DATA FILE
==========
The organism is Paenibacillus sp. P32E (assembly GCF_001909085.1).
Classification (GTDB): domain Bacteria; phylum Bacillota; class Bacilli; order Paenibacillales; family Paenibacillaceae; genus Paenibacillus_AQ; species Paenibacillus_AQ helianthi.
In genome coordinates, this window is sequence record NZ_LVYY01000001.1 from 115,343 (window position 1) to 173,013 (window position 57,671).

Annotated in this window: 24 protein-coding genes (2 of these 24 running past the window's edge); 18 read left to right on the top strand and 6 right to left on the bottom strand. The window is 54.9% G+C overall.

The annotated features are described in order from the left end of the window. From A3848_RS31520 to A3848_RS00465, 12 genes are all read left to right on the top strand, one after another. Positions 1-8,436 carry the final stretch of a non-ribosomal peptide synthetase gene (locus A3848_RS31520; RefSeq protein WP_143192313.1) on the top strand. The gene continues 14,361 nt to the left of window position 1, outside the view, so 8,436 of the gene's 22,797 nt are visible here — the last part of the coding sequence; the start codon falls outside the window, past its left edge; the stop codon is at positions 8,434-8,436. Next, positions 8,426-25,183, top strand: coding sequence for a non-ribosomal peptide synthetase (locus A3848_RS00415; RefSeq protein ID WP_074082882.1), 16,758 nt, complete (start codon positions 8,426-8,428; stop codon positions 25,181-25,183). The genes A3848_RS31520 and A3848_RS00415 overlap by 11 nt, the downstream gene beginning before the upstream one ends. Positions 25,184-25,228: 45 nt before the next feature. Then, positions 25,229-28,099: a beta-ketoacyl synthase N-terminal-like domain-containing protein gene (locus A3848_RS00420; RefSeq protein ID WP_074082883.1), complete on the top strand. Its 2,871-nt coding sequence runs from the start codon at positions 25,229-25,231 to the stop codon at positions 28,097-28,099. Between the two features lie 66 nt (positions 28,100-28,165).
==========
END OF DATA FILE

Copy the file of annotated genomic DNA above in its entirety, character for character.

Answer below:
The organism is Paenibacillus sp. P32E (assembly GCF_001909085.1).
Classification (GTDB): domain Bacteria; phylum Bacillota; class Bacilli; order Paenibacillales; family Paenibacillaceae; genus Paenibacillus_AQ; species Paenibacillus_AQ helianthi.
In genome coordinates, this window is sequence record NZ_LVYY01000001.1 from 115,343 (window position 1) to 173,013 (window position 57,671).

Annotated in this window: 24 protein-coding genes (2 of these 24 running past the window's edge); 18 read left to right on the top strand and 6 right to left on the bottom strand. The window is 54.9% G+C overall.

The annotated features are described in order from the left end of the window. From A3848_RS31520 to A3848_RS00465, 12 genes are all read left to right on the top strand, one after another. Positions 1-8,436 carry the final stretch of a non-ribosomal peptide synthetase gene (locus A3848_RS31520; RefSeq protein WP_143192313.1) on the top strand. The gene continues 14,361 nt to the left of window position 1, outside the view, so 8,436 of the gene's 22,797 nt are visible here — the last part of the coding sequence; the start codon falls outside the window, past its left edge; the stop codon is at positions 8,434-8,436. Next, positions 8,426-25,183, top strand: coding sequence for a non-ribosomal peptide synthetase (locus A3848_RS00415; RefSeq protein ID WP_074082882.1), 16,758 nt, complete (start codon positions 8,426-8,428; stop codon positions 25,181-25,183). The genes A3848_RS31520 and A3848_RS00415 overlap by 11 nt, the downstream gene beginning before the upstream one ends. Positions 25,184-25,228: 45 nt before the next feature. Then, positions 25,229-28,099: a beta-ketoacyl synthase N-terminal-like domain-containing protein gene (locus A3848_RS00420; RefSeq protein ID WP_074082883.1), complete on the top strand. Its 2,871-nt coding sequence runs from the start codon at positions 25,229-25,231 to the stop codon at positions 28,097-28,099. Between the two features lie 66 nt (positions 28,100-28,165).